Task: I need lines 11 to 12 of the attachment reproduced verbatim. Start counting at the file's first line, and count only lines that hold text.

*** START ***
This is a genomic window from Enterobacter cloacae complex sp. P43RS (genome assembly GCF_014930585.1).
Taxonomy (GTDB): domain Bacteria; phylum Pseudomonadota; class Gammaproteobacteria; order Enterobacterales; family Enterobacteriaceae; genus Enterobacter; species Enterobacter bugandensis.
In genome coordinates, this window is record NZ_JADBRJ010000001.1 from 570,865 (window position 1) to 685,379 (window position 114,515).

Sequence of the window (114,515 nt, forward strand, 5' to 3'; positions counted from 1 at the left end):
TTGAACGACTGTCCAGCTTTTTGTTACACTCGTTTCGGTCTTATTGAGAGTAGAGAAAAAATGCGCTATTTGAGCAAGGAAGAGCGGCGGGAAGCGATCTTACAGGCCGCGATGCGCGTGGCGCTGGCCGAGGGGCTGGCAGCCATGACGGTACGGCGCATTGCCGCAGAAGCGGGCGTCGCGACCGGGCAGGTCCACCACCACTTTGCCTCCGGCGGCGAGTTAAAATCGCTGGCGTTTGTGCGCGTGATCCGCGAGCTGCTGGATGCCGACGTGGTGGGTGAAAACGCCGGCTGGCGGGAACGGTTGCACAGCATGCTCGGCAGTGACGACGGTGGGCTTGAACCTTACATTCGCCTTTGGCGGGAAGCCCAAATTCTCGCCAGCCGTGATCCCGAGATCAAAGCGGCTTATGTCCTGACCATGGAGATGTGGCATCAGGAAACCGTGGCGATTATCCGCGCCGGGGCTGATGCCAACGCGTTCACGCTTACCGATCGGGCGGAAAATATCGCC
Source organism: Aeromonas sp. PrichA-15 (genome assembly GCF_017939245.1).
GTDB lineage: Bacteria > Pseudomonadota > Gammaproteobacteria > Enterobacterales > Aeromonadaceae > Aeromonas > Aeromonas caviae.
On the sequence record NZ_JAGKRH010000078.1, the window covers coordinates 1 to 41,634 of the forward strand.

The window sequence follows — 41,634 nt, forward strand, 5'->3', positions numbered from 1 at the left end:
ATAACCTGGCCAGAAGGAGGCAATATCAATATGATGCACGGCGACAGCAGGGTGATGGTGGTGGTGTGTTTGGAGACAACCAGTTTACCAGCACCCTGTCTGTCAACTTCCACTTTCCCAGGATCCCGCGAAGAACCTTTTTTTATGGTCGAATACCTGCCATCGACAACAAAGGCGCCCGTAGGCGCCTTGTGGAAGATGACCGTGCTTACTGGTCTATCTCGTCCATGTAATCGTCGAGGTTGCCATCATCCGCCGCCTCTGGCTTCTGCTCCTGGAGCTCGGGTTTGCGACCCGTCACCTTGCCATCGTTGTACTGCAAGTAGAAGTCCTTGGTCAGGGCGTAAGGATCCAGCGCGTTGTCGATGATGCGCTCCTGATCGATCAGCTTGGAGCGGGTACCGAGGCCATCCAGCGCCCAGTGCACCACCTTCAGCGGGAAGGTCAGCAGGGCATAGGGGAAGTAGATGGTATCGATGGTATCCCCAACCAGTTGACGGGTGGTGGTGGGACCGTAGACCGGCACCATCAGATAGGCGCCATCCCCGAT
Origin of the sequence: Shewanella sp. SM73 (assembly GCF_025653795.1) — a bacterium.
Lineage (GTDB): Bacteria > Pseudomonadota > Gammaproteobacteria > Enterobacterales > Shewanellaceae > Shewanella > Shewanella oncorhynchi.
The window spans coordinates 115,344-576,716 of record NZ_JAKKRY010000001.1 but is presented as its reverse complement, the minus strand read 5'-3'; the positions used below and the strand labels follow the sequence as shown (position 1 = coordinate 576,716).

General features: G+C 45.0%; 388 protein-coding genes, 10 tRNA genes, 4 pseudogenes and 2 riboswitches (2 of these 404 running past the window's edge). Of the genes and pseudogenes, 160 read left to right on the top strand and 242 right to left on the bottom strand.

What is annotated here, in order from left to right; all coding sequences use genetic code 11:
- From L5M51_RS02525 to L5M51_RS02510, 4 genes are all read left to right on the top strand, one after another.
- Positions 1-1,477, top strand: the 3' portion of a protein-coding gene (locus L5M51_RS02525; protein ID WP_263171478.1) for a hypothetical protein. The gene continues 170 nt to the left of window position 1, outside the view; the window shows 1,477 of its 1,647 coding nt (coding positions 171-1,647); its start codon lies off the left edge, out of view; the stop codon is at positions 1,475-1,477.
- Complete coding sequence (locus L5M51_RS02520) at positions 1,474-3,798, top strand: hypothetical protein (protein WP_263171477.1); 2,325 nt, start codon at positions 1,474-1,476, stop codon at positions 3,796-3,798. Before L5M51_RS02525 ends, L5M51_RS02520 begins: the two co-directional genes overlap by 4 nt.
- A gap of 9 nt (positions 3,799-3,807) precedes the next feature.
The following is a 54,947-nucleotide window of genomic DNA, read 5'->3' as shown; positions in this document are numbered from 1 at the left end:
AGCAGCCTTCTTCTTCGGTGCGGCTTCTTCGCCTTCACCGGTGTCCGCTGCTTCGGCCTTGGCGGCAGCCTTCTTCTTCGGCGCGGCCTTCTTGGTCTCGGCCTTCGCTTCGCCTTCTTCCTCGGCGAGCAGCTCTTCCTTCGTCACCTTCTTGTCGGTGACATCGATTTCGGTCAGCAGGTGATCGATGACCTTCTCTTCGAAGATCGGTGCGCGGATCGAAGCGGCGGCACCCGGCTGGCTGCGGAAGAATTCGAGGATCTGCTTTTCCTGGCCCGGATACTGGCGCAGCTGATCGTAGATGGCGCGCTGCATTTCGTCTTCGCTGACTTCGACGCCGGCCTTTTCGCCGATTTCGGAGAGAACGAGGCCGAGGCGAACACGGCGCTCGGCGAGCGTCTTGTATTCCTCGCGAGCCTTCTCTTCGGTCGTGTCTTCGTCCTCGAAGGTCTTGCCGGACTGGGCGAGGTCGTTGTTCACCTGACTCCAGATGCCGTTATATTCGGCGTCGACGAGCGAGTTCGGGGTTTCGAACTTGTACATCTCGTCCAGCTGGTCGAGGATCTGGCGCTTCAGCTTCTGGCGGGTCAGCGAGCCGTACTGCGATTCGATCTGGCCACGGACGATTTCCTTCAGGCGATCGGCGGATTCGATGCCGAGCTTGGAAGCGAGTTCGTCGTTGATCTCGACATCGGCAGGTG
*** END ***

Origin of the sequence: Shewanella sp. SM73 (assembly GCF_025653795.1) — a bacterium.
Lineage (GTDB): Bacteria > Pseudomonadota > Gammaproteobacteria > Enterobacterales > Shewanellaceae > Shewanella > Shewanella oncorhynchi.